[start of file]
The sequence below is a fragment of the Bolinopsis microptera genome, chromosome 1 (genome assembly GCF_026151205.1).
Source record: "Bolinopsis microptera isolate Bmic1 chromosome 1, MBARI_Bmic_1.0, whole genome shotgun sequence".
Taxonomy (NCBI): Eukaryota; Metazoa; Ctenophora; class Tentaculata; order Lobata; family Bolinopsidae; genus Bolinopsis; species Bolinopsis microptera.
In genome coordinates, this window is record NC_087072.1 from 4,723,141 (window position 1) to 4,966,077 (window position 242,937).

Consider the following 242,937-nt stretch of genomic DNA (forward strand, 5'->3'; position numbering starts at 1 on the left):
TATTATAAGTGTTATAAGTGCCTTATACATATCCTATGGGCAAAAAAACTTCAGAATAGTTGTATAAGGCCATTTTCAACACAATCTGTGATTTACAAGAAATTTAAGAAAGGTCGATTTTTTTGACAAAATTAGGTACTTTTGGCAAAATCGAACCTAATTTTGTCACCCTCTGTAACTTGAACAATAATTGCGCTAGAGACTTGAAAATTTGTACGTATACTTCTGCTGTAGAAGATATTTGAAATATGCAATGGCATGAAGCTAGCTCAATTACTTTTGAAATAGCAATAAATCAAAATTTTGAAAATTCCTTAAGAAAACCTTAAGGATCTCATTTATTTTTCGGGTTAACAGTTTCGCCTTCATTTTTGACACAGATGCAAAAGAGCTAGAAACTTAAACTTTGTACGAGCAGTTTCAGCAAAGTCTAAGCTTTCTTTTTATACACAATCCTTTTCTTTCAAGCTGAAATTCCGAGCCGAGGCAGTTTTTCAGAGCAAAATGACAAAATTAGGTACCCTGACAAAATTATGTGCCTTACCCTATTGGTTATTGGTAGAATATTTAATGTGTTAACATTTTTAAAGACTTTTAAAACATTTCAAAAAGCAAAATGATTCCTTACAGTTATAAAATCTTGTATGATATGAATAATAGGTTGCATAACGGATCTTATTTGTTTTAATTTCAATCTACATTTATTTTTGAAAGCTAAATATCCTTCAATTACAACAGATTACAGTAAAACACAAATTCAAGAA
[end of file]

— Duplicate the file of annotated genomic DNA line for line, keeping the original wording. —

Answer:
The sequence below is a fragment of the Bolinopsis microptera genome, chromosome 1 (genome assembly GCF_026151205.1).
Source record: "Bolinopsis microptera isolate Bmic1 chromosome 1, MBARI_Bmic_1.0, whole genome shotgun sequence".
Taxonomy (NCBI): Eukaryota; Metazoa; Ctenophora; class Tentaculata; order Lobata; family Bolinopsidae; genus Bolinopsis; species Bolinopsis microptera.
In genome coordinates, this window is record NC_087072.1 from 4,723,141 (window position 1) to 4,966,077 (window position 242,937).

Consider the following 242,937-nt stretch of genomic DNA (forward strand, 5'->3'; position numbering starts at 1 on the left):
TATTATAAGTGTTATAAGTGCCTTATACATATCCTATGGGCAAAAAAACTTCAGAATAGTTGTATAAGGCCATTTTCAACACAATCTGTGATTTACAAGAAATTTAAGAAAGGTCGATTTTTTTGACAAAATTAGGTACTTTTGGCAAAATCGAACCTAATTTTGTCACCCTCTGTAACTTGAACAATAATTGCGCTAGAGACTTGAAAATTTGTACGTATACTTCTGCTGTAGAAGATATTTGAAATATGCAATGGCATGAAGCTAGCTCAATTACTTTTGAAATAGCAATAAATCAAAATTTTGAAAATTCCTTAAGAAAACCTTAAGGATCTCATTTATTTTTCGGGTTAACAGTTTCGCCTTCATTTTTGACACAGATGCAAAAGAGCTAGAAACTTAAACTTTGTACGAGCAGTTTCAGCAAAGTCTAAGCTTTCTTTTTATACACAATCCTTTTCTTTCAAGCTGAAATTCCGAGCCGAGGCAGTTTTTCAGAGCAAAATGACAAAATTAGGTACCCTGACAAAATTATGTGCCTTACCCTATTGGTTATTGGTAGAATATTTAATGTGTTAACATTTTTAAAGACTTTTAAAACATTTCAAAAAGCAAAATGATTCCTTACAGTTATAAAATCTTGTATGATATGAATAATAGGTTGCATAACGGATCTTATTTGTTTTAATTTCAATCTACATTTATTTTTGAAAGCTAAATATCCTTCAATTACAACAGATTACAGTAAAACACAAATTCAAGAA